'Cloak and Dagger': This isn't 'Glee'
While Netflix earns the reputation for edgy superheroes with a taste for vigilantism with such hits as “Daredevil,” “Luke Cage,” “Jessica Jones,” “Iron Fist” and “The Defenders,” another duo has arisen from the archives of Marvel storytelling: “Cloak and Dagger.”
Produced by Freeform (formerly Disney’s Family Channel) and helmed by Joe Pokaski (“Heroes” and “Daredevil”), this is not your average teenage drama. Yes, the main characters are still in high school, but this isn’t “Glee.” Chopped full of bad choices coupled with childhood drama and masked with the haze of drugs is our hero’s origins.
Brought together by fate, two children briefly meet when an experimental drilling operation explodes. Both lose family that same night and absorb powers which reveal themselves when they meet again as young adults. Tandy suddenly finds herself with the ability to create daggers of light out of thin air and can see people’s greatest hopes. Tyrone gains the power to teleport through wisps of darkness and see people’s greatest fears.
They are bound to each other and yet they are each other’s antithesis in every way. Tandy (Olivia Holt) has a ballet background. Tyrone (Aubrey Joseph) is a basketball player. Tandy (named after the early ‘80s personal computer) is a formerly rich white girl trying to escape reality though drugs. Tyrone is a black boy from a successful family on the lookout for a dirty cop.
Both have suffered great loss. Both are trying to find their way, as most teenagers are apt to do. And both flirt with a criminal side.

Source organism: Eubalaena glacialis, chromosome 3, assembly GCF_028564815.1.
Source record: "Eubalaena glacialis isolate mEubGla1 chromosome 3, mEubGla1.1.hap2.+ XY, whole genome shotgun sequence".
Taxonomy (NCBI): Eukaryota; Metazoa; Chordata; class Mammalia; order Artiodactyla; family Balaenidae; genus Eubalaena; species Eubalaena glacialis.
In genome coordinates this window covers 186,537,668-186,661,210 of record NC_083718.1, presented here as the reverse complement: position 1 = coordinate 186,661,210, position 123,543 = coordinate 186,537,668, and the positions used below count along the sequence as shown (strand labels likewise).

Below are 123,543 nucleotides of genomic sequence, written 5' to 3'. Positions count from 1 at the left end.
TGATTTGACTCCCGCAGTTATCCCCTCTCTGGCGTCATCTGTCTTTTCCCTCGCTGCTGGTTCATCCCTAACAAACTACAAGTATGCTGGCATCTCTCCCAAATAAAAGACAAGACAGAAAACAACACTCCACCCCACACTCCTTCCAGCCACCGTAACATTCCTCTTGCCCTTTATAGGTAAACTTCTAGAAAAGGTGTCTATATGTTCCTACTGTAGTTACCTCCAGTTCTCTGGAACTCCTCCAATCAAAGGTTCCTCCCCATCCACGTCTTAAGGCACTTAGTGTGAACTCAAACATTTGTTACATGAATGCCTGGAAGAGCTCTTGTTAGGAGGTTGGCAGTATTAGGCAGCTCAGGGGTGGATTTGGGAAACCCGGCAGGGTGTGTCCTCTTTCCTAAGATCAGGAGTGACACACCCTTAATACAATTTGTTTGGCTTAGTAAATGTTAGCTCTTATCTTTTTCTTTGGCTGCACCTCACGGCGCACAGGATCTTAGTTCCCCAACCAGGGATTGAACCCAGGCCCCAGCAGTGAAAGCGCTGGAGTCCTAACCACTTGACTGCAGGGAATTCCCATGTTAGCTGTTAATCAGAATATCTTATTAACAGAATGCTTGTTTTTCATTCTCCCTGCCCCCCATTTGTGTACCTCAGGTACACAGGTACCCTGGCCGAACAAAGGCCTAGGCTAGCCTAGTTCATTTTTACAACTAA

For those familiar with the Marvel canon, the constant use of the New York backdrop is now replaced with a New Orleans setting. A decidedly smart choice as the element of voodoo weaves its way into the storyline. And much like their Netflix counterparts, Tandy and Tyrone remain more in line with the smaller criminal element and not the over-the-top villains from the movie base (i.e., Thanos, Dormammu, Hela: Goddess of Death, etc).
This season looks to be more devoted to an awkward origin and less about a definitive villain, with the two looking to find a way to work together as they seek answers of their individual pasts.
Be sure to catch the episodes while they are still bright and fresh before they expire in a wisp of darkness.
Bruce Springsteen's sold-out-Broadway show will air on Netflix in December
By Joe Dziemianowicz New York Daily News
Glory days are ahead if you’ve wanted to see Bruce Springsteen’s intimate one-man Broadway show but couldn’t get tickets because they were sold out.
“Springsteen on Broadway,” which earned the Boss a special Tony Award, was filmed for Netflix before an invited audience Tuesday and will be again on Wednesday, reports Playbill.com. It will begin streaming on Dec. 15, the show’s closing night at the Walter Kerr Theatre.
The special was directed Thom Zimny, who previously filmed documentaries for Springsteen albums “Born to Run,” “Darkness on the Edge of Town” and “The River.”
Originally set to to run for eight weeks last fall, Springsteen’s show featuring stories and acoustic-driven songs opened in October, and was extended to the end of the year.
“The purpose of the film is to bring this incredibly intimate show to Bruce’s entire audience intact and complete,” says the star’s manager Jon Landau.